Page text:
Obama’s State of the Union

I’m going to be honest. When I started writing this, I really wanted to put Obama on blast. I wanted to tear him down. I wanted to channel the discontent and undeniable frustration that my generation (where less than 1 percent of us disagree with the 99 percent) has been voicing. Unfortunately, after watching the State of the Union, I was forced to recognize the better points that Limbaugh and Beck’s arch-nemesis had to offer.

You can look at the State of the Union a couple ways. You could see it as meaningless political rhetoric, that doesn’t amount to anything (after all, how many things did Obama accomplish from last year’s speech?). Or, you can actually listen to what the president is saying, and analyze its relative value. It’s a shame that so many people decide which one they are going to do solely based on whether they are an elephant or an ass.

Personally, I was genuinely surprised at how many things I agreed with Obama on. Well, I mean, I guess it’s difficult to disagree with facts (unless you’re a Republican). He brought up some points like: Last year, we reduced the deficit by $2 trillion, created 3 million jobs, and we’ve had the most new jobs created than in the last seven years. He went on to talk about his plan for sustainable economic growth. He really focused on three things in this fancy new plan of his: manufacturing, education and energy.

Obama pretty much based his entire manufacturing argument on the basis that General Motors (GM) is “the number #1 car company in the world,” and that “Chrysler is the fastest growing car company in the world.” OK. Besides the fact that I disagree with both of those points (If GM was so great, why did they fail and need to be bailed out? BMW never needed Germany to bail them out. Also, did we forget about Fiat? They pretty much didn’t exist a week ago, and now I see half a dozen of their cars parked on Ring Road),  I do think it’s a valuable thing to place importance in American manufacturing. Because, let’s be honest, American-made has been synonymous with “will break down after 5,000 miles and/or after 200 hours of use” for the last 20 years. So, good for Obama for trying to promote new, American jobs especially by cutting tax incentives for outsourcing.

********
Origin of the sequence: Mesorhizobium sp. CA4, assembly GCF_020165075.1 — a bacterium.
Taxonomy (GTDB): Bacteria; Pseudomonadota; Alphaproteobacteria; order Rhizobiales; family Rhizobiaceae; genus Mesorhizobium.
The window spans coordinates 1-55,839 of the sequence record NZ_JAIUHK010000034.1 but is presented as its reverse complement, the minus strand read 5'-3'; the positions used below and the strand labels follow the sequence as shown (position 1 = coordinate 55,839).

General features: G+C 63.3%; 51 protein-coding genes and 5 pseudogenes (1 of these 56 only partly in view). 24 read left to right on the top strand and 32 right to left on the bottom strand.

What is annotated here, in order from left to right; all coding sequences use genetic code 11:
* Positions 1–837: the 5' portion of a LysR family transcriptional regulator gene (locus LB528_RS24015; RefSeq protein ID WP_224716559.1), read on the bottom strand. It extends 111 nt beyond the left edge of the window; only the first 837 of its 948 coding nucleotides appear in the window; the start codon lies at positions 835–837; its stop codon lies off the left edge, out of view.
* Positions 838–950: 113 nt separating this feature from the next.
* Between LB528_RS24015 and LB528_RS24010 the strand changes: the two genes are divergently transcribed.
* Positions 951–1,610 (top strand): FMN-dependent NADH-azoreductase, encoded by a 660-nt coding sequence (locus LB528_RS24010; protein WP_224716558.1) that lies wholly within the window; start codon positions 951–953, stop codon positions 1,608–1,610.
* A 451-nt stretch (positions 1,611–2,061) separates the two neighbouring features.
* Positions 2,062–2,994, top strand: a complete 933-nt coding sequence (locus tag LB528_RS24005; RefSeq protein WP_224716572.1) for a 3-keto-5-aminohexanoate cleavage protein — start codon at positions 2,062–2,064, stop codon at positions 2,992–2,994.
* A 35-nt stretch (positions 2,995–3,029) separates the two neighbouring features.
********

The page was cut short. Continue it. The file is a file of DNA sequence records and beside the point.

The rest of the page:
Education. Boy, oh, boy. This part of his speech seemed pretty quick and painless. He basically said that companies should train 2 million people with skills that will allow them to get a job. This could mean companies paying tuition for students, in exchange for the students working for them after graduation. Then Obama basically told universities, “Be nice to teachers, ya jerks! And while you’re at it, stop raising tuition, or I’m going to cut your funding!” Yeah. He’s pretty badass.

Between awkward jokes about milk and a weird few sentences about illegal immigration, Obama settled on the last piece of his “Let’s Make America Great” plan: energy. To be succinct, he pretty much said that we need clean energy. When he noticed that not every single person in Congress was giving him the standing ovation he deserved, he kind of snapped at him.

Honestly. I was surprised. He has some hootspa in him (or chutzpah, to some). He told both parties that they were involved in a “perpetual campaign of mutual destruction.” Then he told them to grow up. Emotionally. Because the rest of America thinks Washington is broken. Basically, he made it seem like he was working with a bunch of children. But all the children were actually playing a real-life “Call of Duty” game. And that “Call of Duty” game was called “The Legislative Process.” And the bills were … never mind.

I thought it was a fantastic speech. While I was taken aback by how many tax cuts he was proposing (I felt like I was watching a Reagan speech), and I felt myself want to vote for Ron Paul every time he used recycled Washington rhetoric, I still think he brought up some fantastic points. He mentioned equal rights for women, making taxes on the middle class and millionaires more fair, and he chastised grown men. All good things. So, while he didn’t sing Al Green, I suppose it was a decent speech.

Justin Huft is a third-year psychology and social behavior major. He can be reached at jhuft@uci.edu.